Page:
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By Charlene Little

How to secure student loans

If you are new to applying for student loans, it can be an extremely intimidating experience. While approaching the topic can be a bit daunting, securing student loans is not as difficult as it may seem. Because of the current state of the U.S. economy, most students turn to federal student loans to reduce their long-term risk. Federal student loans are easier to obtain than private student loans, and they are also easier to pay back after you graduate.

Before you begin applying for student loans, you should take some time to work on your credit. The better your credit rating is, the lower your interest rate will be. Aiming for a credit score of 620 or higher is ideal, but not necessary. Just keep in mind that the lower your credit rating is, the higher your interest rate will be.

Unlike many student loan lenders, the federal government is the easiest way to secure a student loan. Unlike most loan programs, they do not take a considerable amount of time to approve a loan. If you have a lower base income, you may qualify for special privileges, such as subsidized student loans and possibly grants. Unlike student loans, grants do not have to be paid back.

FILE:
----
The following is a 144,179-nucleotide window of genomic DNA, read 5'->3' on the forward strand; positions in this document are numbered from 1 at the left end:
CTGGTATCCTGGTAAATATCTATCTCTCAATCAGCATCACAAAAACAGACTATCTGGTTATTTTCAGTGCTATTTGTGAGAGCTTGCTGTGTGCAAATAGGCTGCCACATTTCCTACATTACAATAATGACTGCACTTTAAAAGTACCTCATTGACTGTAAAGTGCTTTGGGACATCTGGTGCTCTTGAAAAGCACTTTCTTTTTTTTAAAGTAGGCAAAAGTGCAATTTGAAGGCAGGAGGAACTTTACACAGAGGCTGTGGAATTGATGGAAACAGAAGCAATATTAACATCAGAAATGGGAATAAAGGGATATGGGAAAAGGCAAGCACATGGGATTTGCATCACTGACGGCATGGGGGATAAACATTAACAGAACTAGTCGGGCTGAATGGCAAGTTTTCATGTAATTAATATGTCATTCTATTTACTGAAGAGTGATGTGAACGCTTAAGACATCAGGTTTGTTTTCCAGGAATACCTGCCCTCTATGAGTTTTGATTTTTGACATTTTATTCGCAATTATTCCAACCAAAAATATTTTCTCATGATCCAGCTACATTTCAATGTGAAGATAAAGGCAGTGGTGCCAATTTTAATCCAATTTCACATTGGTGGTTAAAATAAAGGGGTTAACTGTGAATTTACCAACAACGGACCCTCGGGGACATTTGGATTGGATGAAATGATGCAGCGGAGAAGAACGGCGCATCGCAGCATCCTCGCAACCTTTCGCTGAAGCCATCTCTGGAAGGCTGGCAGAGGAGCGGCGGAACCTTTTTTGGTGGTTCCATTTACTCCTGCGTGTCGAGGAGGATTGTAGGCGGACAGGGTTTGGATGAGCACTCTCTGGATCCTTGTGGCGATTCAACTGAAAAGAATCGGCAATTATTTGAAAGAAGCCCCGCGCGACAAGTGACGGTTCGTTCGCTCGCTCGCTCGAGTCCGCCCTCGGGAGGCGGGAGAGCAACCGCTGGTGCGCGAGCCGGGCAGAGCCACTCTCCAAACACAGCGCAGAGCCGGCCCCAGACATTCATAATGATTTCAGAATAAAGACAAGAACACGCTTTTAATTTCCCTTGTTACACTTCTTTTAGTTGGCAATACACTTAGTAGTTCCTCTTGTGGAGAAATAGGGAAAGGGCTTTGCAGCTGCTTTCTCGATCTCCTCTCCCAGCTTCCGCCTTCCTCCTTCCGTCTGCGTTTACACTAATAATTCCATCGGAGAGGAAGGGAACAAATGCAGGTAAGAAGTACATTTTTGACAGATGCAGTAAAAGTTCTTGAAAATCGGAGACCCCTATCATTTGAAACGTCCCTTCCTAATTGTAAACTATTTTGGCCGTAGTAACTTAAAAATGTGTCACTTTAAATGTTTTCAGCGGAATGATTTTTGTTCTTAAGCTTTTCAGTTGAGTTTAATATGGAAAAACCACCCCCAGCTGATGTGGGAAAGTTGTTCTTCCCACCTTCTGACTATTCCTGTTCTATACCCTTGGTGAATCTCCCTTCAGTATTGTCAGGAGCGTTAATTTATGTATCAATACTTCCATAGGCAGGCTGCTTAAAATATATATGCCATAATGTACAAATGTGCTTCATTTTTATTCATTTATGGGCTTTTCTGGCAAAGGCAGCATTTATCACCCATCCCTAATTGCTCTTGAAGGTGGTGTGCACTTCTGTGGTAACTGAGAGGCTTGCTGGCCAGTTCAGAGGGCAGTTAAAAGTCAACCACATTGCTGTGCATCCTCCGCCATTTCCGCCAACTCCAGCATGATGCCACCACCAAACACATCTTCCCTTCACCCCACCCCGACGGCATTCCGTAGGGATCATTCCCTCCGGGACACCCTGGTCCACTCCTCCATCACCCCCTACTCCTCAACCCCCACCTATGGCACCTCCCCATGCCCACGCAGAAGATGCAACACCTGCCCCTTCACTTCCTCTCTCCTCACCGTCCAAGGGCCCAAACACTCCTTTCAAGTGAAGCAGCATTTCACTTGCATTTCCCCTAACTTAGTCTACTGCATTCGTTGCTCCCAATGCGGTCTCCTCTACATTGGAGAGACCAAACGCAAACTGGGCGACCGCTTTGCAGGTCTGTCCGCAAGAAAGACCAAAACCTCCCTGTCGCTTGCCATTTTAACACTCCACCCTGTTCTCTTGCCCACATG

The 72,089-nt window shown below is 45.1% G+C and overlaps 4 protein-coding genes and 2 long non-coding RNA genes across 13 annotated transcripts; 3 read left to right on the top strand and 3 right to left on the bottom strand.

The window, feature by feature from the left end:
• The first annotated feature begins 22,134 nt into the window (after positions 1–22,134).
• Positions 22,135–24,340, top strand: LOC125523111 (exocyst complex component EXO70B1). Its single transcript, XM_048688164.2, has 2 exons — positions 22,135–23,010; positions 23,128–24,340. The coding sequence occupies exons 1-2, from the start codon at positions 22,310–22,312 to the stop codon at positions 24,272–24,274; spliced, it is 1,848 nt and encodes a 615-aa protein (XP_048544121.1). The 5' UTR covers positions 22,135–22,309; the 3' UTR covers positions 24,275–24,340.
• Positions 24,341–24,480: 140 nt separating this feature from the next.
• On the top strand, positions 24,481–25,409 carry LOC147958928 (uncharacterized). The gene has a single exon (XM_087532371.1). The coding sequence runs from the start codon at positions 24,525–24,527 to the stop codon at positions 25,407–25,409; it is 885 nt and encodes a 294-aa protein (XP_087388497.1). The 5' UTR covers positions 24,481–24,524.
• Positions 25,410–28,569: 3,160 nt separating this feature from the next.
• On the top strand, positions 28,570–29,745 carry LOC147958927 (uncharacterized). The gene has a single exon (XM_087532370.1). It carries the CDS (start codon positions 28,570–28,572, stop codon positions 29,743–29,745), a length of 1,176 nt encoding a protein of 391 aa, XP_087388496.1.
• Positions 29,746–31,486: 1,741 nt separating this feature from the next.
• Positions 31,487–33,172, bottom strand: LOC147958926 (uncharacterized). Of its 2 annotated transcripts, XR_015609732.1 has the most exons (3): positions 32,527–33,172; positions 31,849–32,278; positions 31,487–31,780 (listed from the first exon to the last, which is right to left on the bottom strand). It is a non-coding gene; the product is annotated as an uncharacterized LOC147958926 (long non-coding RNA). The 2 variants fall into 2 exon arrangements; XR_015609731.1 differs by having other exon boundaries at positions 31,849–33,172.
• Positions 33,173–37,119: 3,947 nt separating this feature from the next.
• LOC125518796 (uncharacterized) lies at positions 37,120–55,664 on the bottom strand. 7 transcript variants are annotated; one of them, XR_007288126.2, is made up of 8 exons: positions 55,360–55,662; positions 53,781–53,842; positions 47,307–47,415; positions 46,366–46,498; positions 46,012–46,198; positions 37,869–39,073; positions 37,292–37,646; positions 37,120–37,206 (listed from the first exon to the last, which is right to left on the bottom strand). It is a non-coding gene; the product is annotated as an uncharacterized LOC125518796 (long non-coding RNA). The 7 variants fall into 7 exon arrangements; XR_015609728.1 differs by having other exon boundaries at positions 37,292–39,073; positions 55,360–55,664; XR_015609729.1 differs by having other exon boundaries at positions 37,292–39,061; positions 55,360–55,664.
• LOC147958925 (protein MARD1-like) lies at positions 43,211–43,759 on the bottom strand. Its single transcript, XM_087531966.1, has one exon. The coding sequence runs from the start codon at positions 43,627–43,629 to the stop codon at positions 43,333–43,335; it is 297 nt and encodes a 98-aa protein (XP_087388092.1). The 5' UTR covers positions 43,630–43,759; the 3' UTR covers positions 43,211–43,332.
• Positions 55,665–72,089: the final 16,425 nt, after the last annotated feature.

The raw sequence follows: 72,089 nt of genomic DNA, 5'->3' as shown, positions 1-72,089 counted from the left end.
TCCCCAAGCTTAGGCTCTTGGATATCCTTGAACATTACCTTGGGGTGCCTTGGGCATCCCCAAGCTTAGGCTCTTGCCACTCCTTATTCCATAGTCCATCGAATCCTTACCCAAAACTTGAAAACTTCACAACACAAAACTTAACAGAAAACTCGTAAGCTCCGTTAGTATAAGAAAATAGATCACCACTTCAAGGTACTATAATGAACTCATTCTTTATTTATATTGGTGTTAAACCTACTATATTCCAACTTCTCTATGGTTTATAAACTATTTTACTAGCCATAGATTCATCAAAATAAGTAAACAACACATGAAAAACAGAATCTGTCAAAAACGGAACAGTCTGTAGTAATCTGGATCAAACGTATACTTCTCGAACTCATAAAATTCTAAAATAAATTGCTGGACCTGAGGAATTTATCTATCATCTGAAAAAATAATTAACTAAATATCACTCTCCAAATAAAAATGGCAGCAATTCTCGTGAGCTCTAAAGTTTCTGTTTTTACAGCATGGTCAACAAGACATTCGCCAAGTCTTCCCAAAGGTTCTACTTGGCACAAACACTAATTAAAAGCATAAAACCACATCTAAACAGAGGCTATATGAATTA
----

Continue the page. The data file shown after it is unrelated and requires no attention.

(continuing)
Where to apply for student loans

You can apply for student loans through a private lender, or through the federal government. Most people apply for student loans through Navient, the company that used to be called Sallie Mae. This process involves filling out an annual FAFSA form. The results of this form and the information you provide, determines how much money you qualify for in the form of grants, subsided loans and unsubsidized loans.

Interest rates and repayments

If you choose to apply for private student loans, the interest rate that you will pay depends on your credit score, and possibly your parent's credit score. However, if you apply for federal student loans, your interest rate will depend on the type of loans you qualify for.

For example:

Direct subsidized student loans for an undergraduate is approximately 4.66 percent.

Direct unsubsidized loans for an undergraduate is approximately 4.66 percent.

Direct unsubsidized loan for a graduate student is approximately 6.21 percent.

Direct Grad PLUS loans for a graduate student is approximately 7.21 percent.

Paying interest on loan

A great benefit of receiving student loans through the federal government is that you have two options when it comes to paying the interest. If you want to reduce your long-term bill, you can pay on the interest your loans are accumulating while you are still in college. If you do not have the available finances while you are still in college, you can wait until you graduate and pay the interest with your student loans.

Future incentives

Due to the decrease in the number of people choosing to attend college, the federal government is planning to reduce the interest rate on student loans dramatically. This is going to be used as an incentive to draw more people into the college environment and hopefully increase the quality of education that American students receive.

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